With a week of warm weather on the horizon, it’s very tempting to jump on one of my horses and have some fun. Freedom is ready. I can tell he’d like a good gallop.
The problem is, the horses are soft and fluffy. They still have their winter coats and they are really not fit. Last weekend I took Zelda for a 5 mile walk and when we got back, her eyes were at half mast and she was tired. She’s a long way from being ready to foxhunt, but we have time.
As Denny Emerson preaches, getting your horse fit before you have fun is an important part of being a responsible owner.
The usually unseen, un-talked about, un-glamorous, unknown, under appreciated, but oh so key link between the unfit, soft, vulnerable pasture horse and the horse we see doing “things,”are those days, weeks, sometimes months of walking.
Many riders don’t get the critical importance of waiting until the horse is no longer soft before asking hard things.
To a soft horse, just trotting around a flat ring can be hard and can cause discomfort.
To a soft horse, just having a saddle on an unfit back, and a girth around an unfit belly, can cause discomfort.
To a soft horse, just the weight of a rider can cause discomfort.
So it is an easy answer, but one that is usually either overlooked, ignored, or misunderstood—Two words—“Gradual” and “Consistent.”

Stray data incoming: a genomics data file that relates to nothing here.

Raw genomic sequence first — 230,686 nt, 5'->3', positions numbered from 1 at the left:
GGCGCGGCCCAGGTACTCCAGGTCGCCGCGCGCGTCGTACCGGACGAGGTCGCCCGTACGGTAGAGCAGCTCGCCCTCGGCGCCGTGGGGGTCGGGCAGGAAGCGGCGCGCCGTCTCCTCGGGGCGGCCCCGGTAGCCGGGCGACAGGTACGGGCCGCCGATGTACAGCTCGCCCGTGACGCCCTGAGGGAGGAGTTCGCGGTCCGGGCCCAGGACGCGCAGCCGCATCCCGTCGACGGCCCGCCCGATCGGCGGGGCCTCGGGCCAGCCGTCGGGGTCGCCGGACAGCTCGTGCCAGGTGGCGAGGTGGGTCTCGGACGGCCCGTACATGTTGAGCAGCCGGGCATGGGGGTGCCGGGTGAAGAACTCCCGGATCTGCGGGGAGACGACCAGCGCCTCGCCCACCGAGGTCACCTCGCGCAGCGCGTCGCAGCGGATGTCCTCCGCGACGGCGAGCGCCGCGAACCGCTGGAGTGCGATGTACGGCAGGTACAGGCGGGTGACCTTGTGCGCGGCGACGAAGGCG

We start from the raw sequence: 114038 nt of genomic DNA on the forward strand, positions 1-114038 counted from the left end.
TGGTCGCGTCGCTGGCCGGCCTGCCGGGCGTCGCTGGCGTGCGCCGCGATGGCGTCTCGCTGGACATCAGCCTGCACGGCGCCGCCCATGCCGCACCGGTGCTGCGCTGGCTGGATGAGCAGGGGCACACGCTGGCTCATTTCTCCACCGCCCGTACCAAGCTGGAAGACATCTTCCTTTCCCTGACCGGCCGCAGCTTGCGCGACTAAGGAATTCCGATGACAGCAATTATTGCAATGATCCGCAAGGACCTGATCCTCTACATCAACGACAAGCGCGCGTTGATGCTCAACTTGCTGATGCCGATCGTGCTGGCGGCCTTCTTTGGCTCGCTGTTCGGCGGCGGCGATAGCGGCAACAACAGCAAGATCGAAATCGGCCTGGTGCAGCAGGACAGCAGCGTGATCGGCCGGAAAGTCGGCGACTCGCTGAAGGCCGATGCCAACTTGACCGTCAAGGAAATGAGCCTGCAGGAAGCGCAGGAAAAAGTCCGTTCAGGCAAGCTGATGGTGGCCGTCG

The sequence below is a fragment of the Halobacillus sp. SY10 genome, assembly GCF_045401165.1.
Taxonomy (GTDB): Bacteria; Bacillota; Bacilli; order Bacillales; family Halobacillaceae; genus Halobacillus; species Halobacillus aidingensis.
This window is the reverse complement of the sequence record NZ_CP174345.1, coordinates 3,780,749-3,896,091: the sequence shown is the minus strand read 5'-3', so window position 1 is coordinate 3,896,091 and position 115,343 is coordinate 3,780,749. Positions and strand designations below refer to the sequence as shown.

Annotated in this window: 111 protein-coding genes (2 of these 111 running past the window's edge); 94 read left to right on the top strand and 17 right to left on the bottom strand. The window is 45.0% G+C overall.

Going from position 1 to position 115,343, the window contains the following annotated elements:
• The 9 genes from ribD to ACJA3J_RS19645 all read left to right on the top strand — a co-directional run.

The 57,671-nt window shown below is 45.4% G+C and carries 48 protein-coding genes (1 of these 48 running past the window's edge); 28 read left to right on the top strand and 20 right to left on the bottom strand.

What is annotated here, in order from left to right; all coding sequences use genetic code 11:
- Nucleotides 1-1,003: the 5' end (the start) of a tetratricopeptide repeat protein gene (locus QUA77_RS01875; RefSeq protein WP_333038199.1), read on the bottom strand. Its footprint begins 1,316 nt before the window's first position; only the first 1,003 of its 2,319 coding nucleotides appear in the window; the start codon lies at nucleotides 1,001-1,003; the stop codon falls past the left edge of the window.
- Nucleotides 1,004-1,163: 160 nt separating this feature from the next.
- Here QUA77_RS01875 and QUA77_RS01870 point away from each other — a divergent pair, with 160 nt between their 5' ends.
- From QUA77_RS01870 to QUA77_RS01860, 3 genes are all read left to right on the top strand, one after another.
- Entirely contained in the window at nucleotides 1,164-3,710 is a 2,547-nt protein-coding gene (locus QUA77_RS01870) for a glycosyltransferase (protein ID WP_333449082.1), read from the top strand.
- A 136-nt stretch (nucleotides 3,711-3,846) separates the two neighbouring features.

Take that unfit horse—every part of that horse is soft and unused to stress—and VERY CAREFULLY start to introduce stress.
Don’t get greedy to have “fun.” Don’t do anything to your horse that you wouldn’t do to your grandmother sitting on the porch in her rocking chair, being a self imposed vegetable.
No damn “dressage.” Dressage is hard. No cantering, not yet. Same reason. No jumping. Same reason.
On Sunday I was riding down a trail that used to be an old road. Last fall I saw an owl there several times and, sure enough, it was there again, flying over us as we disturbed it from it’s nap. I know the spot. It’s just past the marker that shows how far we are from the Old North Bridge — from a time when the Minute Men walked on this old road.